It’s where we begin with rebuilding after the storm, it’s where we begin to rebuild after a highly divisive election year.  We move forward.

There’s a Calvin and Hobbes cartoon that sums it up best.

Mild-mannered Calvin is stuck doing homework on a beautiful Sunday. When no one is watching, he dashes off to become Stupendous Man, defender of freedom! Stupendous Man heads towards the earth at an acute angle, using stupendous force to begin turning the earth in the other direction. Stupendous Man turns the planet all the way around backward. Afterwards, Calvin’s mom asks if he finished his schoolwork. Calvin marches along in his Stupendous Man costume, saying it's Saturday. He doesn't need to do it until tomorrow, thanks to Stupendous Man.

Folks, we’ve got homework to do.  We have challenges ahead of us in the wake of this storm, in the wake of the election.  Our challenge is not to turn backwards, but to turn forwards.  We need to take on the challenges, take on tomorrow. May we do so speedily and productively.  Kein Yhi Ratzon.

Thursday, June 7, 2012


There are some theological questions that are just unfair to ask a Jew:  Do you believe in heaven and hell?  “Meh…not really….but sorta...but not really.”  Do you believe in Satan? “Um…no, but yes, well, kinda.”

There’s no easy answer to these questions.  If you want to make an attempt, though, the first step is to ask someone their definition of the term at play. Do Jews believe in the fire and brimstone of an eternal damnation place called “hell”? No. Do we believe in Satan – aka the Devil – a powerful, supernatural entity that is the personification of evil and the enemy of God?  No.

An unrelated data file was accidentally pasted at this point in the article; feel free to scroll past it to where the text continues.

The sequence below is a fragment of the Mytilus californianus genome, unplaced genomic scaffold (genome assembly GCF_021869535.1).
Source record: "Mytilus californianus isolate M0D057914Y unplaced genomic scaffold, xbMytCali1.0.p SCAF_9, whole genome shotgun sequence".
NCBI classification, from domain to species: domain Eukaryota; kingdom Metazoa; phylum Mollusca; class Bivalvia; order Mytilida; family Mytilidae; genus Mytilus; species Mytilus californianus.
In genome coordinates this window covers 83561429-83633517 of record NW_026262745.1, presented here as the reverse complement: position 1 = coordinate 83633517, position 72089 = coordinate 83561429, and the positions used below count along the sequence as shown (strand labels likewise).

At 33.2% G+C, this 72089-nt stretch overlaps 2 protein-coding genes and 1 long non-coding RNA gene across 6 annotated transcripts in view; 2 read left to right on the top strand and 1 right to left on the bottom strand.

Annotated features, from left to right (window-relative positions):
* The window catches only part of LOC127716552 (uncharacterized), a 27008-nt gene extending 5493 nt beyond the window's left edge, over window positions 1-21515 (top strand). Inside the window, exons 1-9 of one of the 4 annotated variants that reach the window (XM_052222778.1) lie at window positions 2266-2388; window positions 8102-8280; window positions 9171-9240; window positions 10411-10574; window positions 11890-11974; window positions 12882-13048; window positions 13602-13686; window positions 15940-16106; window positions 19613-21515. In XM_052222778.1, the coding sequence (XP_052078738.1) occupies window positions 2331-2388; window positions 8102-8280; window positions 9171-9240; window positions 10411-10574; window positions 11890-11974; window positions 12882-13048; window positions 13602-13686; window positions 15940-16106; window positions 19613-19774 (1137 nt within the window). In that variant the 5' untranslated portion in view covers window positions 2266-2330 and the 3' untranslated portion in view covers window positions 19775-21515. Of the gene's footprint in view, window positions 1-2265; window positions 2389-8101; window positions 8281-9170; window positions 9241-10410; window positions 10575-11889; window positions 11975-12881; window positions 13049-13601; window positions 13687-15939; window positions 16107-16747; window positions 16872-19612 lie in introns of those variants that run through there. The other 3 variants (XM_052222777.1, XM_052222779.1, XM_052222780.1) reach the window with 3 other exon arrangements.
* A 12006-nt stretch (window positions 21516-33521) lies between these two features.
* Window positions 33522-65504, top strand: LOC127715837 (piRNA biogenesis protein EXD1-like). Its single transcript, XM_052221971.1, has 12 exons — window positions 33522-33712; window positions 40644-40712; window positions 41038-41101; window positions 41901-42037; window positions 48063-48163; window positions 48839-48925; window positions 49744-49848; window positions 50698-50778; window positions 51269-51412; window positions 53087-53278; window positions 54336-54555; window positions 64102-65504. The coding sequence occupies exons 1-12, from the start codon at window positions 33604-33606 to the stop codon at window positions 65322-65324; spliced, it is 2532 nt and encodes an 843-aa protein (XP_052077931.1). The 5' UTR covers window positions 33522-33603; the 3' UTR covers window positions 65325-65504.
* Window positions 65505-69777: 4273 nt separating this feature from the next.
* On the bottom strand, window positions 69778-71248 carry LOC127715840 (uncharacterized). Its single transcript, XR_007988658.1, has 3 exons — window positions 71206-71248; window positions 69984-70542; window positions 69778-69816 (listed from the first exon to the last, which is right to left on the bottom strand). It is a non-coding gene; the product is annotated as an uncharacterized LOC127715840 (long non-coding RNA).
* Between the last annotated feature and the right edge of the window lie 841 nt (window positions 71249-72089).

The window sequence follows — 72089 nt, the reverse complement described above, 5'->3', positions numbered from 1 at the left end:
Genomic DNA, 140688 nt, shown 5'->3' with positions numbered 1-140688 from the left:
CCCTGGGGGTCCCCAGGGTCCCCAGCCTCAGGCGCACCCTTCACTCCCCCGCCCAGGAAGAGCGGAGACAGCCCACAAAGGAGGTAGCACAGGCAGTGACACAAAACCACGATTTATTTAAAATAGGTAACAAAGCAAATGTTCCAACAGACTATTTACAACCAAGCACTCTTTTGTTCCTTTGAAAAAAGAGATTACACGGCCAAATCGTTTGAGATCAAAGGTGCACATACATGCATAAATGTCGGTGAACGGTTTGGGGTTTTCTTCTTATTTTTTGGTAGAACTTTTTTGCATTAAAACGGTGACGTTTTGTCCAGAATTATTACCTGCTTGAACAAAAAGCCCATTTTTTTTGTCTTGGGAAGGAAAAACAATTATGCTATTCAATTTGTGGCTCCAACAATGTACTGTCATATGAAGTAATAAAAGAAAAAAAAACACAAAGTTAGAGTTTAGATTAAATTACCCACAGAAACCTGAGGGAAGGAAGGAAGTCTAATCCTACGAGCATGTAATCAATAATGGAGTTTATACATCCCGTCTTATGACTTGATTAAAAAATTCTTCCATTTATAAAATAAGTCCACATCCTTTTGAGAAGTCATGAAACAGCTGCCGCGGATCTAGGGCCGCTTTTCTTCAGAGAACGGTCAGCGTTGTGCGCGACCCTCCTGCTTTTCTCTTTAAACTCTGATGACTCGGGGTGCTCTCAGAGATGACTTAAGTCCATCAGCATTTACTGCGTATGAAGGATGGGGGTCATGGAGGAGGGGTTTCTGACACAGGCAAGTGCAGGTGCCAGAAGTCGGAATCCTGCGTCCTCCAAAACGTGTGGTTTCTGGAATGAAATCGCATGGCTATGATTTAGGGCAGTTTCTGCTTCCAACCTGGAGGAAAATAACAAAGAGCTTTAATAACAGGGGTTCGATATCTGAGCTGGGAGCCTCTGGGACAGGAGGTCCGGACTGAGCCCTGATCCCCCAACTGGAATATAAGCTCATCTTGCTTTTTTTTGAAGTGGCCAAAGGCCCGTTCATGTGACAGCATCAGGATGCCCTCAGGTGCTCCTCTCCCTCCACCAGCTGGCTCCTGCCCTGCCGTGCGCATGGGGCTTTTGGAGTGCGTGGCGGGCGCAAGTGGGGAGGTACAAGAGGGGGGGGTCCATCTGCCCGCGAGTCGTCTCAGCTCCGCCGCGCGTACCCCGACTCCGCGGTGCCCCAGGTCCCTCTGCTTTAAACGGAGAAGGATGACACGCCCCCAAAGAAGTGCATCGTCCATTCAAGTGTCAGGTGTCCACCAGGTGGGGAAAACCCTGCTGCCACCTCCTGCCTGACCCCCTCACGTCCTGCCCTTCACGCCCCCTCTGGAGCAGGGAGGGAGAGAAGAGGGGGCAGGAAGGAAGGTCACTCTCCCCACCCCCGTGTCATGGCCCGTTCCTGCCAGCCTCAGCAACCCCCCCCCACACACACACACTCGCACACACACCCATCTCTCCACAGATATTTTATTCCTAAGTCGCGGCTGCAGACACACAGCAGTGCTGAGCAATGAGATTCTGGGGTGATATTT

But that name – Satan, or rather sa-tahn  – does come right out of our sacred scriptures.  We see it particularly in this week’s Haftarah portion from Zechariah.  So let’s try to understand it. First thing to know: except for perhaps one place in Chronicles, the word satan is not a proper name in the Bible.  Satan simply means “adversary.”  The Bible characterizes haSatan (the satan) as an accuser; a prosecutor in God’s celestial court.  HaSatan is a trickster figure, one that encourages God to test humans and their loyalty to Adonai.  In this role, haSatan is relatively powerless and cannot speak or take action without God’s permission.

The satan of Jewish tradition is not the ruler of some dark underworld, nor an adversary of God.  Rather, haSatan drums up trouble.  HaSatan sets obstacles in our way and tries to push us from the Divine path.

But how does it do this?  To say that haSatan acts directly in our lives would give this figure body and power. Instead, the rabbis explain, haSatan is the adversarial urge within us.  HaSatan is our evil inclination – that imperfect side of ourselves that strays us from doing good. It is that very human voice that harasses us and seduces us down the wrong path.